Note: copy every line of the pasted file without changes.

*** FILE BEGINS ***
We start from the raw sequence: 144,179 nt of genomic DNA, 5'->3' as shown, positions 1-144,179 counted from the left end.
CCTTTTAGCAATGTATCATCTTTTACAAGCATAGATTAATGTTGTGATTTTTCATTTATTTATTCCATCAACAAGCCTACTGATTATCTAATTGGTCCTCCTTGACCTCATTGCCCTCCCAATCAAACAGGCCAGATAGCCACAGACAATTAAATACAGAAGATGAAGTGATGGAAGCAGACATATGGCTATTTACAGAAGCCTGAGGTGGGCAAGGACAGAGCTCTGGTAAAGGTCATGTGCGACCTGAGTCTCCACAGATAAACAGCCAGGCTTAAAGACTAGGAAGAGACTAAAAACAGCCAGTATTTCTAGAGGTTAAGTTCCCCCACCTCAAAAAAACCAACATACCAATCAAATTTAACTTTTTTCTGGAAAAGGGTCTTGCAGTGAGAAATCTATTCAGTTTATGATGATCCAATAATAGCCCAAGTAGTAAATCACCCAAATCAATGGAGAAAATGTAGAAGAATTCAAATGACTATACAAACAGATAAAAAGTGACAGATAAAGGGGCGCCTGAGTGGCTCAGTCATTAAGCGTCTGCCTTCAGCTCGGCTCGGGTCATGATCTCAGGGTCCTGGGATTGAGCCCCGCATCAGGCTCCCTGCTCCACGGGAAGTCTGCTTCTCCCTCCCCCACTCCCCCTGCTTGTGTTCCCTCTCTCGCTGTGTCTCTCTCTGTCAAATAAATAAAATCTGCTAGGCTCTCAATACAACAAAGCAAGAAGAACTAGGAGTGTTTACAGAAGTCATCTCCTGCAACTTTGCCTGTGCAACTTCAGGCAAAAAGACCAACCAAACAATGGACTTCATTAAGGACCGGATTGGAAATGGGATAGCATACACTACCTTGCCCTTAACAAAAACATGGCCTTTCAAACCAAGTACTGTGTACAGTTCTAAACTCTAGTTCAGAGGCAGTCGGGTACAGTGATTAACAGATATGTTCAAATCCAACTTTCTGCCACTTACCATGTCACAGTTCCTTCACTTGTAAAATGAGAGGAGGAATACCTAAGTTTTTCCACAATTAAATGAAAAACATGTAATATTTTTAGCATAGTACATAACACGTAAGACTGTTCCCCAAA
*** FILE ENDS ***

We start from the raw sequence: 144,179 nt of genomic DNA, 5'->3' as shown, positions 1-144,179 counted from the left end.
CCTTTTAGCAATGTATCATCTTTTACAAGCATAGATTAATGTTGTGATTTTTCATTTATTTATTCCATCAACAAGCCTACTGATTATCTAATTGGTCCTCCTTGACCTCATTGCCCTCCCAATCAAACAGGCCAGATAGCCACAGACAATTAAATACAGAAGATGAAGTGATGGAAGCAGACATATGGCTATTTACAGAAGCCTGAGGTGGGCAAGGACAGAGCTCTGGTAAAGGTCATGTGCGACCTGAGTCTCCACAGATAAACAGCCAGGCTTAAAGACTAGGAAGAGACTAAAAACAGCCAGTATTTCTAGAGGTTAAGTTCCCCCACCTCAAAAAAACCAACATACCAATCAAATTTAACTTTTTTCTGGAAAAGGGTCTTGCAGTGAGAAATCTATTCAGTTTATGATGATCCAATAATAGCCCAAGTAGTAAATCACCCAAATCAATGGAGAAAATGTAGAAGAATTCAAATGACTATACAAACAGATAAAAAGTGACAGATAAAGGGGCGCCTGAGTGGCTCAGTCATTAAGCGTCTGCCTTCAGCTCGGCTCGGGTCATGATCTCAGGGTCCTGGGATTGAGCCCCGCATCAGGCTCCCTGCTCCACGGGAAGTCTGCTTCTCCCTCCCCCACTCCCCCTGCTTGTGTTCCCTCTCTCGCTGTGTCTCTCTCTGTCAAATAAATAAAATCTGCTAGGCTCTCAATACAACAAAGCAAGAAGAACTAGGAGTGTTTACAGAAGTCATCTCCTGCAACTTTGCCTGTGCAACTTCAGGCAAAAAGACCAACCAAACAATGGACTTCATTAAGGACCGGATTGGAAATGGGATAGCATACACTACCTTGCCCTTAACAAAAACATGGCCTTTCAAACCAAGTACTGTGTACAGTTCTAAACTCTAGTTCAGAGGCAGTCGGGTACAGTGATTAACAGATATGTTCAAATCCAACTTTCTGCCACTTACCATGTCACAGTTCCTTCACTTGTAAAATGAGAGGAGGAATACCTAAGTTTTTCCACAATTAAATGAAAAACATGTAATATTTTTAGCATAGTACATAACACGTAAGACTGTTCCCCAAA